REPLYING TO J. van Gestel & F. J. Weissing Nature 555, (2018); F. Mallard, A. M. Jakšic´ & C. Schlötterer Nature 555, (2018)

The concerns raised in the accompanying Comments by Mallard et al.1 and van Gestel and Weissing2 that natural selection could not generate the transcriptomic results reported in our Letter3 overlook the larger context of previous work documenting rapid parallel evolutionary changes in guppies4,5,6,7. Here we also show compelling evidence that their alternative interpretations simply do not match our published datasets.

Mallard et al.1 argue that the negative correlation between plasticity and evolution reflects neutral processes rather than selection, but they only report simulations using a subset of criteria our conclusions were based on; when all criteria are applied, their simulations support our conclusions. We based our conclusions on four criteria with analyses that appropriately accounted for stochastic variation and non-independence of our data: (1) we found more concordantly differentially expressed (CDE) transcripts than in permuted datasets; (2) we did not find more genes that diverged in opposite directions than in permuted datasets; (3) the association between plasticity and divergence was more negative than in permuted datasets; and (4) the direction of association between plasticity and divergence was more extreme than in permuted datasets. Had our data not met both of the first two criteria, we would not have concluded that our CDE genes were enriched for genes evolving under selection and would not have proceeded to assess the relationship between ancestral plasticity and divergence. The results presented in figures 1 and 2 of Mallard et al.1 do not meet criterion (1) and thus provide no evidence that weakens our conclusions. The authors acknowledge this potential flaw and present simulations in their supplementary methods that meet criterion (1), yet they omit criterion (2) in those analyses. In fact, only 26 of their 400 parameter sets replicate all four criteria, and only a fraction of these yield datasets with distributions that might reasonably match our results (Fig. 1 and ref. 8). Therefore, the simulations of Mallard et al.1 are not only consistent with our interpretation, but also other studies concluding that rapid evolution of genes exhibiting non-adaptive plasticity is more likely due to selection and very unlikely to arise by chance3,9.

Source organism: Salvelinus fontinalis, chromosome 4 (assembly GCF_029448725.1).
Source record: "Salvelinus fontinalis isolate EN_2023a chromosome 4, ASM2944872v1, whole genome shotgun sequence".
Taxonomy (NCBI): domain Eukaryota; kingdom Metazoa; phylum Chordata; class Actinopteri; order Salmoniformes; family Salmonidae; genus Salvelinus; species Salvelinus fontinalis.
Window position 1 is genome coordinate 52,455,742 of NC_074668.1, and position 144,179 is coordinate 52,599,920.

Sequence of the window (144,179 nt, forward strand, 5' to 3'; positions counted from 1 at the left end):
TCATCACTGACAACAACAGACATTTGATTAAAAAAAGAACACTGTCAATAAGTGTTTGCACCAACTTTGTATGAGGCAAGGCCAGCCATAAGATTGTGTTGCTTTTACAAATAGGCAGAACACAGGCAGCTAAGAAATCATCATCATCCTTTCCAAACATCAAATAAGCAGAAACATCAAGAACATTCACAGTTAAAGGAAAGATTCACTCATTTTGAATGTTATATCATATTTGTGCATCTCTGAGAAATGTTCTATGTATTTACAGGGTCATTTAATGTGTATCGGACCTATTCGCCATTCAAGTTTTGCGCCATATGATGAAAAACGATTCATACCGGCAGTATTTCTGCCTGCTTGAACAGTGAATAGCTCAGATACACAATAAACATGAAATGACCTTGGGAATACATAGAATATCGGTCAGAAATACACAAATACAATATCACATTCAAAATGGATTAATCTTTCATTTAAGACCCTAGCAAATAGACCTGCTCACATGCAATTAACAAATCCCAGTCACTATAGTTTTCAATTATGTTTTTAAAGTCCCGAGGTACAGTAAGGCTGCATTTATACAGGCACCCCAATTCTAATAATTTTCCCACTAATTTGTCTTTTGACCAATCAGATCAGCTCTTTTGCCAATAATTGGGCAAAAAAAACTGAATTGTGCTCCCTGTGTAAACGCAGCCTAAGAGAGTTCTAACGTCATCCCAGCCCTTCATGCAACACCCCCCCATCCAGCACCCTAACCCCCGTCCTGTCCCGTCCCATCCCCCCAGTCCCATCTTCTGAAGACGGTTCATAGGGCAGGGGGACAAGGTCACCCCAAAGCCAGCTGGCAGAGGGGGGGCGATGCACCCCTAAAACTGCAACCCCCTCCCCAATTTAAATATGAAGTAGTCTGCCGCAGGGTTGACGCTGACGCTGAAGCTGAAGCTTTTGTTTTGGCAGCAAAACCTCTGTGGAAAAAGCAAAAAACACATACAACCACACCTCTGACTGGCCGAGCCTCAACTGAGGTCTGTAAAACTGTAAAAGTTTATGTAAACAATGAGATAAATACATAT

Figure 1: A small fraction of simulations performed by Mallard et al.1 meet all four criteria that support our conclusion that CDE genes diverged under selection, and that they diverged in the opposite direction as ancestral plasticity.
figure 1

Blue boxes indicate parameter sets that met the criteria, and red boxes indicate parameter sets that did not meet the criteria. a, Only a subset of parameters meet criterion (2), positing that differentially expressed genes that diverge in opposite directions should not be overrepresented compared to the permuted datasets. b, All four criteria merged together shows that only 26 parameter sets recreate the results found in Ghalambor et al.3 This contrasts with the much higher fraction claimed by Mallard et al.1, as they did not consider criterion (2) in their analyses.

PowerPoint slide

We agree with van Gestel and Weissing2 that individual transcripts are not independent, and recognize the robustness of gene expression networks to produce similar phenotypes via different mechanisms10. We explicitly incorporated non-independence among transcripts in designing our permutations to preserve entire transcriptional profiles. The model proposed by van Gestel and Weissing2 positing a single regulatory change underlying patterns in our set of CDE transcripts simply does not match our data, as such a model would generate a strongly correlated set of CDE transcripts. Correlational analyses show that few of our CDE genes are strongly correlated, and that numerous clusters of transcripts independently evolved CDE expression patterns and negative associations between plasticity and divergence (see ref. 8) to compare correlations in experimental data and simulated datasets with a single regulatory change). We thus refute the claim that variation in a single modulator can account for the rapid evolution of our CDE transcripts, just as it is unlikely to explain the rapid parallel evolution of other complex phenotypes in guppies.